3 things Leni can learn from Biden’s victory
Just over two years ago, Republicans reigned supreme in American politics. They controlled not only the presidency, but also both the Senate and Congress. Even more, they were placed in a unique position to turn the nation’s highest court into a bastion of conservatism.
This week, the Democrats will take control of the White House as well as both houses of Congress. And they will be in a strong position to push for historic legislation, including on climate change, which could upend American politics for generations to come.
The remarkable turn in America’s political fortunes holds great lessons for besieged liberal democrats across the world. This is especially true in the Philippines, where another authoritarian populist currently seems like an impenetrable fortress ahead of a momentous presidential election next year.
President Duterte may not be on the ballot, but he has lots of options on the table, including dynastic succession, to prevent Vice President Leni Robredo, the de facto leader of the opposition, from succeeding him.
But if Robredo decides to throw her hat into the ring, she can draw valuable lessons from the horridly fraught yet ultimately encouraging US elections.
What makes Joseph Biden’s victory in the November elections particularly remarkable is how uncertain it seemed even days after the votes were cast. The last time an incumbent lost a reelection bid was almost three decades ago.
Not even the patent blunders of the disastrous wars in Iraq and Afghanistan prevented the unpopular George W. Bush from securing a comfortable reelection in 2004. In fact, there aren’t many single-term American presidents in the past century, underscoring just how historic Biden’s landslide electoral college victory is (306 vs. Trump’s 232) on top of seven million more votes (81 million vs. Trump’s 74 million).
The 46th US president owes his victory largely to grassroots mobilization, especially among the African-American community, which first saved his wobbly Democratic primaries campaign and, during the November elections, helped hand him swing states such as Georgia.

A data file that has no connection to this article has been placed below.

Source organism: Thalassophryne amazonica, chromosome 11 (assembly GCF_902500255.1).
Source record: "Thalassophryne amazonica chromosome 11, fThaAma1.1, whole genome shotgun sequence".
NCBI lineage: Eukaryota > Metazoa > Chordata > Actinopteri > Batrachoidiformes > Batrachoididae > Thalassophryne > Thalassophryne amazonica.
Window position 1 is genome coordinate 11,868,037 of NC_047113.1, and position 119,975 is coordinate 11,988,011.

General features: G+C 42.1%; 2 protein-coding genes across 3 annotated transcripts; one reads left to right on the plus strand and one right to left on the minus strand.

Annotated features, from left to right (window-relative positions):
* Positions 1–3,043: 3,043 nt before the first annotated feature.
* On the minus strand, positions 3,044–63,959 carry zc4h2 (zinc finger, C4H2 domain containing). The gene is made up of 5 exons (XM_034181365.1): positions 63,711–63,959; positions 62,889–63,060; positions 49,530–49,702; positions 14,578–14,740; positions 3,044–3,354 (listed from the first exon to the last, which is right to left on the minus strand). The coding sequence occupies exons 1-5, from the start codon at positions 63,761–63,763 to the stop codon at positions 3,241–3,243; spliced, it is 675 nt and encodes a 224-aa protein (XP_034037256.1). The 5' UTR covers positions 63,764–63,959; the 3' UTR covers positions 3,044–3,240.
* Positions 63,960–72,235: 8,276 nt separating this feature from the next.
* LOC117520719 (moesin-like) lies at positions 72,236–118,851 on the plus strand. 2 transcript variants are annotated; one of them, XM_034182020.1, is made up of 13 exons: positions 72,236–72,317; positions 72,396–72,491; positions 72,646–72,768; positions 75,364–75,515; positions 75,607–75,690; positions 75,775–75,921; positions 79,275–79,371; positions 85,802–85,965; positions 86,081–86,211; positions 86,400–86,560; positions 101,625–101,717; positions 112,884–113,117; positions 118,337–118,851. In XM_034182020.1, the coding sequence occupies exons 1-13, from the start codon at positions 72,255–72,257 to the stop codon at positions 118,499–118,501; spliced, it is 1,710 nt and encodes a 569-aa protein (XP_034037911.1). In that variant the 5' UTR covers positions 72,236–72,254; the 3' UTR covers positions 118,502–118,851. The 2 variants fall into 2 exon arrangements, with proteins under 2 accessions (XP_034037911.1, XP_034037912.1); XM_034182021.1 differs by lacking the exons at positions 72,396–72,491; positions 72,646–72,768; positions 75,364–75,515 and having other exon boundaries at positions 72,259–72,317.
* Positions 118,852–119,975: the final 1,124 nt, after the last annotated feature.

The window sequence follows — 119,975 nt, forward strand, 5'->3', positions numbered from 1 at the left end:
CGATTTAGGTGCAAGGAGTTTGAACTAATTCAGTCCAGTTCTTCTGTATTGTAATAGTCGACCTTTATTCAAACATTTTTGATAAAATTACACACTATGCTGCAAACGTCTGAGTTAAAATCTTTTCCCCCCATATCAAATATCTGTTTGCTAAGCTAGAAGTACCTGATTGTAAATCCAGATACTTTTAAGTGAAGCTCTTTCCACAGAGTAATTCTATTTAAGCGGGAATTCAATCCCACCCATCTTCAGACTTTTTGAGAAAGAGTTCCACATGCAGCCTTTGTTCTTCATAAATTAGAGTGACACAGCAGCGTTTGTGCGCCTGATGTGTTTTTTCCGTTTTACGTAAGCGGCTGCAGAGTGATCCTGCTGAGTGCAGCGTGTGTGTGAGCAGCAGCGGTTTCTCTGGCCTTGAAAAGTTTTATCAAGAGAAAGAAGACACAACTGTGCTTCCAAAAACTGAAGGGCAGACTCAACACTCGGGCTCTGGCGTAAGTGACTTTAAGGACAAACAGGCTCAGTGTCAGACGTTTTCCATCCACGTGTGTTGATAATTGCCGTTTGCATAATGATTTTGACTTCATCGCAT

And if there is one person that best symbolizes the “people power” that propelled Biden and the Democrats to their fateful victory, including the election of the first black Democratic senator from the South, it’s Georgia’s progressive organizer, Stacey Abrams.
The long-time Democratic activist’s indispensable contribution to Biden’s victory was founded on three core principles. First, the need for visionary leadership, namely supplanting tired and discarded forms of liberal politics with a bold, new, and inclusive version. As Abrams argues, one can’t just “recreate the last successful elections, or to borrow from [the other side]”; instead, what is needed is to “think about who we [truly] are” and what principles and values to stand for.
Second, sustained and inclusive organization on the ground is critical, often months if not a full decade ahead of historic elections. Following the decisive defeat of Democrats in Georgia’s 2010 state elections, Abrams proactively pushed for decisive reforms within Georgia’s Democratic Party. Even more crucially, she launched a landmark enfranchisement campaign focusing on “ripe for outreach” minorities and new migrants from more Democratic states, ushering in a “New South” altogether.
Key to her success was her recognition of the need to “constantly be in the presence of communities” and the importance of genuine empathy, because “if you want a community to trust you, they need to believe that you understand their pain.”
Taking her mother’s advice that one needs to “meet people where they are, not where you want them to be,” she launched “listening sessions” campaigns months ahead of elections, including in rural conservative areas. Her ultimate goal has been to ensure that “no one is unseen, no one is unheard, and no one is uninspired.”
The third crucial element of her political activism is faith and moral conviction in the face of darkness. Hailing from a family of pastors, and herself a student of theology, Abrams actively “studied theological texts” to form a “cogent philosophical-political ethic” and inspiring narrative that have now upended American politics.
As Georgia’s most celebrated son Martin Luther King Jr. once said, “Faith is taking the first step even when you can’t see the whole staircase.”
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